In Charlotte, five movie houses catered exclusively to African American moviegoers. The largest black cinema, and the only one whose building remains standing to this day, was the Grand Theatre. The Grand operated in a small brick building at the heart of the Biddleville neighborhood, a thriving African American enclave that was home to Johnson C. Smith University as well as many black-owned businesses, churches, schools and residences.
Upon opening in 1937, the Grand quickly became a significant social and cultural fixture. Other theaters held a similar place in black communities around the city. Hortense McKnight, who worked at the Lincoln Theater, located in the African American neighborhood of Brooklyn, stressed the importance of cinemas to black Charlotteans. “These were places where mostly everyone would go and enjoy themselves . . . It was the major form of entertainment that people looked forward to daily and on weekends.”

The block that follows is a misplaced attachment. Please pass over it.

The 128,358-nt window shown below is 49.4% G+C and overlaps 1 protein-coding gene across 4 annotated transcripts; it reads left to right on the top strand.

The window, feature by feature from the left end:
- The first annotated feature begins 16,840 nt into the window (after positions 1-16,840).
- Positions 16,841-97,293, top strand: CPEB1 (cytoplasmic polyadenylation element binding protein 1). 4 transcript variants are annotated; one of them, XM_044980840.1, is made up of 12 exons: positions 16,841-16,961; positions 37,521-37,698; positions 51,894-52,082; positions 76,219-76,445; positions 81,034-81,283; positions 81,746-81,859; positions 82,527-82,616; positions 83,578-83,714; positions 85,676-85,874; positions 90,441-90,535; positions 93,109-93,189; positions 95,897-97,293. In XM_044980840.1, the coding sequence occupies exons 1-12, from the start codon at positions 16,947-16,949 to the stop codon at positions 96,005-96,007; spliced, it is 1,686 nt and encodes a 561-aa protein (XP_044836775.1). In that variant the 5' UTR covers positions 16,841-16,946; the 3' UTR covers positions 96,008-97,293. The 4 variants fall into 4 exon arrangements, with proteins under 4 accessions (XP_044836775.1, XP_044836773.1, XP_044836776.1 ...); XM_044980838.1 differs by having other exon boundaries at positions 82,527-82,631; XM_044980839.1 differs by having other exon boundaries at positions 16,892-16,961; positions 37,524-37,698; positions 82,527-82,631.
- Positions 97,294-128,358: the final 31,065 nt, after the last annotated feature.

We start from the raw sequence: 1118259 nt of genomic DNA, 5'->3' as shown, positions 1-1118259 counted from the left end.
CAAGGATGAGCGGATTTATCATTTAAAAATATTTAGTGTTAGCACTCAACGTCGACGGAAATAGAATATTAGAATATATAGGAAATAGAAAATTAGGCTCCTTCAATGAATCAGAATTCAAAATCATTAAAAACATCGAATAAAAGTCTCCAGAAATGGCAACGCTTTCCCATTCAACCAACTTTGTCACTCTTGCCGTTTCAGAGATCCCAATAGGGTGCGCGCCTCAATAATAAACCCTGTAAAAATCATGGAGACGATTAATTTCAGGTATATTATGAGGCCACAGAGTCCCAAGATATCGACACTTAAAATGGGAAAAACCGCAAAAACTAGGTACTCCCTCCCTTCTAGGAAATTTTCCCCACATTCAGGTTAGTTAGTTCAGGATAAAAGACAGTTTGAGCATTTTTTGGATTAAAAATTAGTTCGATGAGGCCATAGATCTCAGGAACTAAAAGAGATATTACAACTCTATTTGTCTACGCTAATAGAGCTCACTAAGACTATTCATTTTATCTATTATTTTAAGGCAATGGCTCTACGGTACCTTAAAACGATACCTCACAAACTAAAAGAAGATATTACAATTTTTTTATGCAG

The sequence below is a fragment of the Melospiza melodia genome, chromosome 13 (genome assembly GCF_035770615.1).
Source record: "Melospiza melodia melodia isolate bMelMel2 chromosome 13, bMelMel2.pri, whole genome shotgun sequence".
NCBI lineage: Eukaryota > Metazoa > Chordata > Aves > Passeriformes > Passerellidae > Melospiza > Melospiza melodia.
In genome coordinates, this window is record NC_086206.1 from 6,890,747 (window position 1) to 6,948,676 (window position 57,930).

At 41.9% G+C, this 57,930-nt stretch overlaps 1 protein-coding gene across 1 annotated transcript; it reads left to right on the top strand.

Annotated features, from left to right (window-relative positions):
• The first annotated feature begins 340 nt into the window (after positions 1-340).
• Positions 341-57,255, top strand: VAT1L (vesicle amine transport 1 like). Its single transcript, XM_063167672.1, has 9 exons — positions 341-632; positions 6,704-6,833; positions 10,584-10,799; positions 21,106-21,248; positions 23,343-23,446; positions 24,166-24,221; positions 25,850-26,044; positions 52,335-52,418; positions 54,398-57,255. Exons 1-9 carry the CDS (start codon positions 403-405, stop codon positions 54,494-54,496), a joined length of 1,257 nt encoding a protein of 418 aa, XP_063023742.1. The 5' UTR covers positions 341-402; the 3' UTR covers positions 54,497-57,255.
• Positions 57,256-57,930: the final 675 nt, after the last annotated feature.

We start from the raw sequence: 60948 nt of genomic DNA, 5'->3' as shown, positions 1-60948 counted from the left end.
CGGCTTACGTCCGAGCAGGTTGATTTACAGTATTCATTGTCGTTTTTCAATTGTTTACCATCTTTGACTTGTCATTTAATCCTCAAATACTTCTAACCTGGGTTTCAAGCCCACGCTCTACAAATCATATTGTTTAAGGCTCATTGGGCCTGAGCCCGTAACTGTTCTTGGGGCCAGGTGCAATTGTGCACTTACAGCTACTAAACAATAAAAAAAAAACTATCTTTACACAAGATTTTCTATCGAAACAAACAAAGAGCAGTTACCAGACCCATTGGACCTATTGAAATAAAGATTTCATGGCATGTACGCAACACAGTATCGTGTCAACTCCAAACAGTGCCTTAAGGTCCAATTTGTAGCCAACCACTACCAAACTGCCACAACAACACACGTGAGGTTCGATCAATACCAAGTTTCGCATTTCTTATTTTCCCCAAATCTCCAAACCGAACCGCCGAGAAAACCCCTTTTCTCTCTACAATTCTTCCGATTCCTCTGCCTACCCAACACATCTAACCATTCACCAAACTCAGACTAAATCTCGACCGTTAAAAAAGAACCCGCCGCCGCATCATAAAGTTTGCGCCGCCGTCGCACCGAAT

“Gone Today, Black Theaters Were One Time the ‘Place to Be,’” Charlotte Post, June 5, 1986.
Thomas W. Hanchett, Sorting Out the New South City: Race, Class, and Urban Development in Charlotte, 1875-1975. Chapel Hill: University of North Carolina Press, 1998.
Mary Kratt, Charlotte, North Carolina: A Brief History. Charleston: The History Press, 2009.
Survey and Research Report on the Grand Theater for the Charlotte-Mecklenburg Historic Landmarks Commission, 10/8/2000.